Also, 18.7% wanted conspiracy theories off of the internet. One of the famous internet conspiracies this past year, QAnon, is the theory that there is a group of Satan worshippers (namely Democrats, celebrities, and billionaires) who run the world and engage in mysterious rituals. Supporters believe Trump is waging a war against this group. It's not difficult to understand why many people might want conspiracies like these to be censored.
When asked if tech companies and governments should be allowed to censor internet content, the responses were similar for both. Around 27% believed they should never be allowed to censor content. Slightly more people (68.2%) believed governments should sometimes be allowed to exercise the right to censor, as opposed to the 62.4% sharing this belief for tech companies, and the idea that either should always be allowed to censor content was minimal (10.7% for tech companies and 6.6% for governments). A lot more men than women from our survey believed that tech companies should never censor their content.
Regarding social media platform (e.g., Twitter, Facebook, Instagram) censorship, 86.6% of respondents were in favor of companies having the power to impose it. This debate has caused many people to wonder what kind of content should be flagged – which particularly holds true for politically inclined posts. For example, a survey of over 4,700 U.S. adults suggests 73% of Democrats are in favor of social media companies flagging posts from elected officials as misleading or inaccurate, if necessary, whereas 71% of Republicans said they disapprove of this. Fifty percent of Republicans and 11% of Democrats indicated having no confidence in social media companies making censorship decisions, such as determining what deems a post inaccurate.
A Societal Perspective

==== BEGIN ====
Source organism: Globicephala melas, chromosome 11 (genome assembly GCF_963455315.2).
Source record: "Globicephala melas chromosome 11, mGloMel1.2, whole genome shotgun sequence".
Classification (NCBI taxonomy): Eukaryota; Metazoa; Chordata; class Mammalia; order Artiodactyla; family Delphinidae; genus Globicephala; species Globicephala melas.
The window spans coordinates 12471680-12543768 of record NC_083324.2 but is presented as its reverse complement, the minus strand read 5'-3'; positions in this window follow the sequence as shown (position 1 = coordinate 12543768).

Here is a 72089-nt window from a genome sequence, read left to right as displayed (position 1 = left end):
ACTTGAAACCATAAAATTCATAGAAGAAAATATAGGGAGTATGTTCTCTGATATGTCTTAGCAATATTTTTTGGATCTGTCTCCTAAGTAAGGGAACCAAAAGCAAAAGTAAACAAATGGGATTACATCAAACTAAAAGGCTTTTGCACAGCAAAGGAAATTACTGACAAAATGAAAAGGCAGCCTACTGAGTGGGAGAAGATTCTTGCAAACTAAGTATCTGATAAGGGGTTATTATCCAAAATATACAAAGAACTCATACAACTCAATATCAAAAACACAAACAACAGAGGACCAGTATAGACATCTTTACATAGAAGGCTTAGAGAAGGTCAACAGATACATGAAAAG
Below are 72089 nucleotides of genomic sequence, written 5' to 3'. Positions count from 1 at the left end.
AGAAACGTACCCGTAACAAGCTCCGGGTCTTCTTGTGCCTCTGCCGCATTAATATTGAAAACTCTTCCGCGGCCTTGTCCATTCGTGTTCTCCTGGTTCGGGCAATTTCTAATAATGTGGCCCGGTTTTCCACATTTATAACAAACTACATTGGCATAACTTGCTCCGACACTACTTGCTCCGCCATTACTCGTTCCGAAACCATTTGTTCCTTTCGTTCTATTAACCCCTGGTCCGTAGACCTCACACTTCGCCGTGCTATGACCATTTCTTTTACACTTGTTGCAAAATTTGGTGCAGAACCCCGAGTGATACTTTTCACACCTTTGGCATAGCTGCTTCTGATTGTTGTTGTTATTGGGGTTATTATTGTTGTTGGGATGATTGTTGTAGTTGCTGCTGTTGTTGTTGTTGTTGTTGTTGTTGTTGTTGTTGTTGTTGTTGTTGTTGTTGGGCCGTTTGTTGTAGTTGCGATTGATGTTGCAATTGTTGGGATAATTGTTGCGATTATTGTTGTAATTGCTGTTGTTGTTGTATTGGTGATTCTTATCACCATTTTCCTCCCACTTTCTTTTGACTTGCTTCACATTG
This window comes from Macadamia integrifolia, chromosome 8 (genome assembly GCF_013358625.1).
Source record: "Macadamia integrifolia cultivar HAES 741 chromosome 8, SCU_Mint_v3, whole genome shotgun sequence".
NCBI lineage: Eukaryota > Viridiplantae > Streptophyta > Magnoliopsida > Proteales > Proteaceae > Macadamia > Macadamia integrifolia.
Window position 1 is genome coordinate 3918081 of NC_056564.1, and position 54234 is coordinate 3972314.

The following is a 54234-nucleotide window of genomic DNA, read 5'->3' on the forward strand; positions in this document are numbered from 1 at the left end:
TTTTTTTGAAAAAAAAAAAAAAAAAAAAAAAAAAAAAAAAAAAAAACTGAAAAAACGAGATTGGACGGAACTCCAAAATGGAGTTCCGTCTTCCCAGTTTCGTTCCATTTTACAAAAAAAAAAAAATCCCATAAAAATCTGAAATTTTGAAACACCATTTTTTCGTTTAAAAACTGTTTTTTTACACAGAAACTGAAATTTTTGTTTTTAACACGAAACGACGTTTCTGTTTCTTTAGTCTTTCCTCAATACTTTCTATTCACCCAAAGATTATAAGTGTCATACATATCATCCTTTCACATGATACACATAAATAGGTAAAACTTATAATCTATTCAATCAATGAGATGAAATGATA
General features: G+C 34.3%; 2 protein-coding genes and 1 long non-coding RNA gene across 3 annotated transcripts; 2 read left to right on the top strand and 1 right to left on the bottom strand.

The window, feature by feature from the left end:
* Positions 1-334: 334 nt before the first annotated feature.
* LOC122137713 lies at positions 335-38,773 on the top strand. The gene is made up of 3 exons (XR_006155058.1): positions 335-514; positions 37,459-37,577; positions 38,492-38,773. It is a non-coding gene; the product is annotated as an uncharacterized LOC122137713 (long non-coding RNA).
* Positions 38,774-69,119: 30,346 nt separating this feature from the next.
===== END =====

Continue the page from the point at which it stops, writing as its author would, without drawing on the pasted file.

When asked why content should be censored online, 84.8% of participants agreed that the main reason was to prevent access to harmful activities such as child pornography. Just under 60% wanted censorship in place to stop the spread of misinformation, which has been quite the hot topic this year.
On the internet, it has become increasingly hard to discern truth from lie. According to an online report, only 34% of North Americans trust social media. Fifty-two percent of Americans think online news websites regularly report fake news, and 67% believe that fake news causes a great deal of confusion. Fake news especially affects the political world, as seen in past elections.
Regarding the extent to which people believe internet censorship can harm society, most people believed it was only somewhat or slightly damaging, while only a small percentage deemed it extremely detrimental. Interestingly, people from Africa and Asia advocated the most for internet censorship. One of their main goals? Preventing people from being offended.
The Future of the Internet
Looking ahead, it is hard to determine the impact that internet censorship may have on us. For many, regulated and limited internet usage is the norm. In North America, though, freedom of speech is expected to be respected wholeheartedly. There are many cases of people getting censored for reasons they do not agree with, and it has become increasingly frustrating for online content creators to have their work suppressed.
The reality is internet censorship is meant to be a tool that protects the public from harm. Different companies have their own motives and guidelines – although sometimes frustrating for some, we will need to learn to accept its existence while continuing to responsibly express ourselves online any way we can.
We surveyed 1,049 people about their views on censorship online. Respondents were 60.8% men, 37.9% women, and 1.1% nonbinary. One respondent chose not to disclose their gender. The average age of respondents was 28.9 with a standard deviation of 10.2 years.
Our survey included respondents from every continent, with the exception of Antarctica. Respondent counts were as follows:
- North America: 338
- South America: 107
- Africa: 136
- Europe: 208
- Asia: 61
- Australia: 199
Questions on what content people believe should be censored and the reasons why censorship can be necessary were asked as check-all-that-apply questions. Therefore, percentages won't add to 100.
The data we are presenting rely on self-report. There are many issues with self-reported data. These issues include, but are not limited to, the following: selective memory, telescoping, attribution, and exaggeration.
Fair Use Statement
As the world becomes ever more connected through the internet and other technology, censorship continues to be a major concern. If someone you know would benefit from the information presented here, you may share for any noncommercial reuse. Please link back here so the entire project and its methodology can be viewed. This also gives credit to our contributors, who make this work possible.